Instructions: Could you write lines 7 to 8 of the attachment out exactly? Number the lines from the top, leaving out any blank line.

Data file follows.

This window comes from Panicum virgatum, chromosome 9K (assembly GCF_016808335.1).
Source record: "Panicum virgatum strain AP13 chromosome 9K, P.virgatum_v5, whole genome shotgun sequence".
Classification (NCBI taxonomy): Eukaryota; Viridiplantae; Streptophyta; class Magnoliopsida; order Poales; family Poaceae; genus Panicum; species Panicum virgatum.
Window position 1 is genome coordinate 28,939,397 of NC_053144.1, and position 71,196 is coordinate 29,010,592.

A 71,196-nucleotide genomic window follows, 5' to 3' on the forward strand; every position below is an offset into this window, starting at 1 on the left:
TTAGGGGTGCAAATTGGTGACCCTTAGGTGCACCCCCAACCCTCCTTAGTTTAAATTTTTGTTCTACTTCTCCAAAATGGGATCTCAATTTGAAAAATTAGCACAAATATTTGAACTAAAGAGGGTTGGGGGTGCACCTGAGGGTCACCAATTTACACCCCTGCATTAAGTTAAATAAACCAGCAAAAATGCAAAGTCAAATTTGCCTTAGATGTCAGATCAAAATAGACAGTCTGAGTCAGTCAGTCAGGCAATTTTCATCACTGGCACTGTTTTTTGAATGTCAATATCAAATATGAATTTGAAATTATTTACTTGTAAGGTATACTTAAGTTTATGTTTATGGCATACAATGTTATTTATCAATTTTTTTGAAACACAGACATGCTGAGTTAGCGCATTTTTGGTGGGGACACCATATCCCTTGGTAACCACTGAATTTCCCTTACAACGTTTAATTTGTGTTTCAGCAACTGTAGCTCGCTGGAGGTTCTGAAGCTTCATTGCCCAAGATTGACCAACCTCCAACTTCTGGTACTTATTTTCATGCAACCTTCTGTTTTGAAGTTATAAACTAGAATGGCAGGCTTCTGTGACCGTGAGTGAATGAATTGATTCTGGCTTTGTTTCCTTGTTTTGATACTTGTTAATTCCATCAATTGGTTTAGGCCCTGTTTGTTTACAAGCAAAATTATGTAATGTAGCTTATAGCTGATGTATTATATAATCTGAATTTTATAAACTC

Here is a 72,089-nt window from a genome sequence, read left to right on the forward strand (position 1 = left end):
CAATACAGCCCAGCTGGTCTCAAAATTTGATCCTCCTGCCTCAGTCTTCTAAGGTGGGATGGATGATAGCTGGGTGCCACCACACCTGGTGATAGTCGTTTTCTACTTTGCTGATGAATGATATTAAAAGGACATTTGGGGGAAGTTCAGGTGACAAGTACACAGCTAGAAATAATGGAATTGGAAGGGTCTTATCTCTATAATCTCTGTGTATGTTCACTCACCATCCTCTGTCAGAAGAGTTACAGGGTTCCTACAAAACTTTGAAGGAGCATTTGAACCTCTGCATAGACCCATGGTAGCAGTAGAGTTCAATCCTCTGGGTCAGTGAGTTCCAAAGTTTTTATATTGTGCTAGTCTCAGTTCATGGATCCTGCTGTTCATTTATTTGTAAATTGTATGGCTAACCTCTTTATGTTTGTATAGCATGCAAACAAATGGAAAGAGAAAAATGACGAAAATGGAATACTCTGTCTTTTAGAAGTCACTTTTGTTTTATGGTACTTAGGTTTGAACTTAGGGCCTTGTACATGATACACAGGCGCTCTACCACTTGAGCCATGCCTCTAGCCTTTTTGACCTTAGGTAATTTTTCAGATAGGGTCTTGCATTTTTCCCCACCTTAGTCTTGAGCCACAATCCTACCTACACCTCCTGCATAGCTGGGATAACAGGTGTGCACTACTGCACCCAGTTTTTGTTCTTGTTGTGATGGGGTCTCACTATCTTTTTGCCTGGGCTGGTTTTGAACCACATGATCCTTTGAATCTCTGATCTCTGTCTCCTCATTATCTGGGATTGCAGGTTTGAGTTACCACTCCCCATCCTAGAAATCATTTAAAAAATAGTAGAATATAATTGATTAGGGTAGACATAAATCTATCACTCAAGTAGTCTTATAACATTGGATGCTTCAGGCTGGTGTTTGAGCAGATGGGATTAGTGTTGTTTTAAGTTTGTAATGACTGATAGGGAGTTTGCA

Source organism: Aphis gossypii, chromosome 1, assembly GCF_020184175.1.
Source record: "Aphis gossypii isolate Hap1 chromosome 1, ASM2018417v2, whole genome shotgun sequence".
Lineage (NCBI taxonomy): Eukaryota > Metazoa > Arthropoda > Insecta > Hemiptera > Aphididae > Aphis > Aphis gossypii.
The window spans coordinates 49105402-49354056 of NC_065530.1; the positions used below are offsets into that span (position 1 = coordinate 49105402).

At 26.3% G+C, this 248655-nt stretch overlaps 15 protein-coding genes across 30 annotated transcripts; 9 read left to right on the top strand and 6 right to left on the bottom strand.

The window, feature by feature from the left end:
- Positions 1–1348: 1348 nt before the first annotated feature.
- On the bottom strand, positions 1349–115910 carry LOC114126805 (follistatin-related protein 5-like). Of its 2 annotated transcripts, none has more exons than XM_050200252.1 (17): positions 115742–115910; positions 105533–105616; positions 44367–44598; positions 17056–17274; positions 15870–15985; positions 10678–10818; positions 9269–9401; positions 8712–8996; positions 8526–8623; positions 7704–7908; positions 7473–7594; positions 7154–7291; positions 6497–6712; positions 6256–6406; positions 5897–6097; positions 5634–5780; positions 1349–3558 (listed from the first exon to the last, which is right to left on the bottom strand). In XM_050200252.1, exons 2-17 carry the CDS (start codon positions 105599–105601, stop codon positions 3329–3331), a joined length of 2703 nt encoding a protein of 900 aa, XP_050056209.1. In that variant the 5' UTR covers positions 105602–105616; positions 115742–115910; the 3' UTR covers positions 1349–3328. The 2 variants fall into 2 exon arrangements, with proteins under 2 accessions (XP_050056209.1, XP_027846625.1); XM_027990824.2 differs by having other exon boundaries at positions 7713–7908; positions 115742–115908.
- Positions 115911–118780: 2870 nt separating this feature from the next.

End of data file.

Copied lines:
Here is a 72,089-nt window from a genome sequence, read left to right on the forward strand (position 1 = left end):
CAATACAGCCCAGCTGGTCTCAAAATTTGATCCTCCTGCCTCAGTCTTCTAAGGTGGGATGGATGATAGCTGGGTGCCACCACACCTGGTGATAGTCGTTTTCTACTTTGCTGATGAATGATATTAAAAGGACATTTGGGGGAAGTTCAGGTGACAAGTACACAGCTAGAAATAATGGAATTGGAAGGGTCTTATCTCTATAATCTCTGTGTATGTTCACTCACCATCCTCTGTCAGAAGAGTTACAGGGTTCCTACAAAACTTTGAAGGAGCATTTGAACCTCTGCATAGACCCATGGTAGCAGTAGAGTTCAATCCTCTGGGTCAGTGAGTTCCAAAGTTTTTATATTGTGCTAGTCTCAGTTCATGGATCCTGCTGTTCATTTATTTGTAAATTGTATGGCTAACCTCTTTATGTTTGTATAGCATGCAAACAAATGGAAAGAGAAAAATGACGAAAATGGAATACTCTGTCTTTTAGAAGTCACTTTTGTTTTATGGTACTTAGGTTTGAACTTAGGGCCTTGTACATGATACACAGGCGCTCTACCACTTGAGCCATGCCTCTAGCCTTTTTGACCTTAGGTAATTTTTCAGATAGGGTCTTGCATTTTTCCCCACCTTAGTCTTGAGCCACAATCCTACCTACACCTCCTGCATAGCTGGGATAACAGGTGTGCACTACTGCACCCAGTTTTTGTTCTTGTTGTGATGGGGTCTCACTATCTTTTTGCCTGGGCTGGTTTTGAACCACATGATCCTTTGAATCTCTGATCTCTGTCTCCTCATTATCTGGGATTGCAGGTTTGAGTTACCACTCCCCATCCTAGAAATCATTTAAAAAATAGTAGAATATAATTGATTAGGGTAGACATAAATCTATCACTCAAGTAGTCTTATAACATTGGATGCTTCAGGCTGGTGTTTGAGCAGATGGGATTAGTGTTGTTTTAAGTTTGTAATGACTGATAGGGAGTTTGCA